antennule


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an·ten·nule

 (ăn-tĕn′yo͞ol)
n. Zoology
A small antenna or similar organ, especially one of the first pair of small antennae on the head of a crustacean.

[French, diminutive of antenne, antenna, from Medieval Latin antenna, sail yard; see antenna.]

an·ten′nu·lar adj.

antennule

(ænˈtɛnjuːl)
n
(Zoology) one of a pair of small mobile appendages on the heads of crustaceans in front of the antennae, usually having a sensory function
[C19: from French, diminutive of antenna]

an•ten•nule

(ænˈtɛn yul)

n.
a small antenna, esp. one of the foremost pair of a crustacean.
[1835–45]
an•ten′nu•lar, an•ten′nu•lar′y, adj.
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References in periodicals archive ?
KEY WORDS: aesthetascs, sensory structures, chemoreception, mechanoreception, antennule, antenna, Macrobrachium rosenbergii, giant river prawn
02 Antennule 2A, 1S Antenna Small spines in protopod 6-7 Maxilliped 1 Coxa (S) nd Telson Outer spines 3 Pleon Dorsolateral processes (P) 2-4 G.
In addition, she classified Farfantepenaeus into two groups according to the shape and position of the rostrum with respect to the segments and flagellum of the antennule and the ratio RL/CL: 1) F.
Each antennule sports thousands of hairlike odor sensors, which give the lobster an extraordinarily sensitive sense of smell by which to navigate.
The sixth stage has a segmented inner flagellum of the antennule and fully developed pleopods with setae.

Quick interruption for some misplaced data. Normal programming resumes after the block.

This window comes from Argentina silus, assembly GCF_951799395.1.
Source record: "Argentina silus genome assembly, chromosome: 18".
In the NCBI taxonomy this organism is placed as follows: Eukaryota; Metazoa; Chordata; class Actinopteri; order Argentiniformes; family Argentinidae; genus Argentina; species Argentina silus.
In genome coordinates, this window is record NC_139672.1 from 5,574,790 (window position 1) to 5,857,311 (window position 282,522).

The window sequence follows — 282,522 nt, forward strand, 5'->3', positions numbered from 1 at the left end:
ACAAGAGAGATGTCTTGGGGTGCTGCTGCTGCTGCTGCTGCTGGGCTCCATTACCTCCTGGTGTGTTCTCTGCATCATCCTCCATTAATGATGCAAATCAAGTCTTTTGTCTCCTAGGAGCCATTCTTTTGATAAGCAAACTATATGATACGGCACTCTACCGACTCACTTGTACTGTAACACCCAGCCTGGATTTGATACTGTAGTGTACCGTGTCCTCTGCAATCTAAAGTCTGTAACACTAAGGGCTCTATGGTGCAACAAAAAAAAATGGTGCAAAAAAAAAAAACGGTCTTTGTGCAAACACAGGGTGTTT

In the presence of certain amino acids, the neurons of the antennule fire.
Identification of species was based on the morphological characters of rostrum, carapace, branchiae, antennule, antenna, third maxilliped, pereiopods, pleopods, abdomen, telson, petasma, thelycum, and the colored pattern of the whole body based on keys and diagnoses available from the current literature.
Olfactory responses of lobsters (Homarus americanus) to solutions from prey species and to seawater extracts and chemical fractions of fish muscle and effects of antennule ablation.
As a consequence of the fouling of antennules, olfactory setae (responsible for chemically mediated perception of food and mates) can be damaged, possibly leading to the interruption of distance hemoreception (Bauer, 1989).
The sympod on the antennules of adult males was characterized development of soft sensory setae (see both species, after attaining size 6.